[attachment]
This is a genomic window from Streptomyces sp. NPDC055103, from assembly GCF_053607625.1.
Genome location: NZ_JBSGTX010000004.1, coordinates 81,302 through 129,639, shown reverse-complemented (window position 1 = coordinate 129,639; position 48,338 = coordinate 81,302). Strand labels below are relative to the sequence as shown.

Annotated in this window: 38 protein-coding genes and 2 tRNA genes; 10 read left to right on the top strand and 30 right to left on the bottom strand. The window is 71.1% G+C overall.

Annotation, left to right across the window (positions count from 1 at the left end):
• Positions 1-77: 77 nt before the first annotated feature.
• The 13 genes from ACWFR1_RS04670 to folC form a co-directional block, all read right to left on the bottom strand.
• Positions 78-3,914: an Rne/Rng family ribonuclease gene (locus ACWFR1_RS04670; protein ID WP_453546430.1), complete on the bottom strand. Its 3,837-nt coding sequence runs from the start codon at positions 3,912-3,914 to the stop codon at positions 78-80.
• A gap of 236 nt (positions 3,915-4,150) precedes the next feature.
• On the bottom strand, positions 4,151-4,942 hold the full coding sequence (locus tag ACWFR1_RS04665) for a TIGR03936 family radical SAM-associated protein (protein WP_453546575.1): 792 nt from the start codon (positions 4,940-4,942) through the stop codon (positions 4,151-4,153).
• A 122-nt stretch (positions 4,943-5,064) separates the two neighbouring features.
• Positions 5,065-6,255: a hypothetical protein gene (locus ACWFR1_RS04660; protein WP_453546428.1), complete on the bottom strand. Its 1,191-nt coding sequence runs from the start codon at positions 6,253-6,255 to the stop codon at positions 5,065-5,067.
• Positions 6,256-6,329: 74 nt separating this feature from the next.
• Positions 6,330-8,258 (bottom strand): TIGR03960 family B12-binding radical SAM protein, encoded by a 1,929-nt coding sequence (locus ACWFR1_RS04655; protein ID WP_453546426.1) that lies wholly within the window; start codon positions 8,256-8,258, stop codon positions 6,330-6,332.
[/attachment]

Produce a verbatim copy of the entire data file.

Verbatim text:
This is a genomic window from Streptomyces sp. NPDC055103, from assembly GCF_053607625.1.
Genome location: NZ_JBSGTX010000004.1, coordinates 81,302 through 129,639, shown reverse-complemented (window position 1 = coordinate 129,639; position 48,338 = coordinate 81,302). Strand labels below are relative to the sequence as shown.

Annotated in this window: 38 protein-coding genes and 2 tRNA genes; 10 read left to right on the top strand and 30 right to left on the bottom strand. The window is 71.1% G+C overall.

Annotation, left to right across the window (positions count from 1 at the left end):
• Positions 1-77: 77 nt before the first annotated feature.
• The 13 genes from ACWFR1_RS04670 to folC form a co-directional block, all read right to left on the bottom strand.
• Positions 78-3,914: an Rne/Rng family ribonuclease gene (locus ACWFR1_RS04670; protein ID WP_453546430.1), complete on the bottom strand. Its 3,837-nt coding sequence runs from the start codon at positions 3,912-3,914 to the stop codon at positions 78-80.
• A gap of 236 nt (positions 3,915-4,150) precedes the next feature.
• On the bottom strand, positions 4,151-4,942 hold the full coding sequence (locus tag ACWFR1_RS04665) for a TIGR03936 family radical SAM-associated protein (protein WP_453546575.1): 792 nt from the start codon (positions 4,940-4,942) through the stop codon (positions 4,151-4,153).
• A 122-nt stretch (positions 4,943-5,064) separates the two neighbouring features.
• Positions 5,065-6,255: a hypothetical protein gene (locus ACWFR1_RS04660; protein WP_453546428.1), complete on the bottom strand. Its 1,191-nt coding sequence runs from the start codon at positions 6,253-6,255 to the stop codon at positions 5,065-5,067.
• Positions 6,256-6,329: 74 nt separating this feature from the next.
• Positions 6,330-8,258 (bottom strand): TIGR03960 family B12-binding radical SAM protein, encoded by a 1,929-nt coding sequence (locus ACWFR1_RS04655; protein ID WP_453546426.1) that lies wholly within the window; start codon positions 8,256-8,258, stop codon positions 6,330-6,332.